http://info.alliancenet.org/christward/a-biblical-theology-of-burial#.U7wKT_ldXlN

Fuel Your Sense of Wonder – Part 1: Look At The Heavens

I love pondering the magnitude of the Universe. The gigantic size and beauty of Space. 

I love standing out on my back patio at night, maybe with a wind blowing through our huge maple trees, and just looking up at the stars and the moon and contemplating the vastness of what God accomplished when He said, “Let there be”. And there was.

Psalm 19:1 says, “The heavens declare the glory of God, and the sky above proclaims his handiwork.”

When I was a new Christian back in the late ’70′s, I visited the Planetarium in my home town of Grand Rapids, Michigan. I’ve forgotten the regular Planetarium show that night, where you sit back in your seat, looking up at a huge white ceiling, and some astronomy lesson is projected out on the ceiling “sky”. I’m sure it was a good presentation.

But I still remember vividly, over thirty-five years later, the experience I had in the foyer of the Planetarium, as I was looking at some blown-up photographs of the sky, taken through high-power telescopes. Huge expanses of outer Space with too many stars to count printed on my brain, and I was struck with the awesomeness of the God Whom I’d just come to know.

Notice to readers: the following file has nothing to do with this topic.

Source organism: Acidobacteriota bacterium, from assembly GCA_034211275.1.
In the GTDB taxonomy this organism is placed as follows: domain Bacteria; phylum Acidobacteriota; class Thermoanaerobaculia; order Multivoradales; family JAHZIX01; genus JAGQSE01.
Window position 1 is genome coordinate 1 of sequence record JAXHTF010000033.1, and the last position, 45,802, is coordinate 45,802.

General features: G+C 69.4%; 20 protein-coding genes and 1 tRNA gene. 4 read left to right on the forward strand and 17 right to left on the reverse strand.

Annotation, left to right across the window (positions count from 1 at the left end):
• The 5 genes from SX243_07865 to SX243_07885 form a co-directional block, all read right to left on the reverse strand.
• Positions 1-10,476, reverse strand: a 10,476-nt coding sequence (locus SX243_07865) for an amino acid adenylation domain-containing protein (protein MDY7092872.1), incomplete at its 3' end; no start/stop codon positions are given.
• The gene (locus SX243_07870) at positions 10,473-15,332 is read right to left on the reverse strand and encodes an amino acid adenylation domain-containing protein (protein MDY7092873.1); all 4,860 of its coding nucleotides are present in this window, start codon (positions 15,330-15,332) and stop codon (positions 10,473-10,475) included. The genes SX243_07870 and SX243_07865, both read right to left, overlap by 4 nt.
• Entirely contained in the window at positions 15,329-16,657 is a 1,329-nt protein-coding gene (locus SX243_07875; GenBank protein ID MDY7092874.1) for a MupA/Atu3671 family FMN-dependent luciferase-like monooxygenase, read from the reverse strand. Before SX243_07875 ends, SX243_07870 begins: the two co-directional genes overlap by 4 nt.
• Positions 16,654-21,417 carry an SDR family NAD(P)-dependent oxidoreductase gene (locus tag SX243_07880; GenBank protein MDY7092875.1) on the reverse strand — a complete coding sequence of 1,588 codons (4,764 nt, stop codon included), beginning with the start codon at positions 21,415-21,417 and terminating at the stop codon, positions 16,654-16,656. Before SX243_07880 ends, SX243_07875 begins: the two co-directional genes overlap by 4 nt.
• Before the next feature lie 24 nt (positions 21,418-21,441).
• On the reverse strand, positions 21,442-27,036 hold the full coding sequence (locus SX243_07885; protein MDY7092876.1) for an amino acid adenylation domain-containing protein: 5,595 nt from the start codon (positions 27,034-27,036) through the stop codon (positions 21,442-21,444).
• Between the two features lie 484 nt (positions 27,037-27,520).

Tears came as I realized that this awesome God, this Creator who cast not just millions of stars, but billions of galaxies out into Space by His Word alone, had created a little planet called Earth, and had come here in love, to give His only begotten Son, to save us from our sins if we would believe in Him.

If you are a believer in Jesus Christ, it’s important to not just take time to smell the roses, but take time to inhale the aroma of a God who by His Word made the star Antares.

Antares is a giant star, so much bigger than our sun that if it was placed where our sun is, 93 million miles away, the Earth would actually be inside of the star! 

And Antares is just one of 500 billion stars in our galaxy called the Milky Way.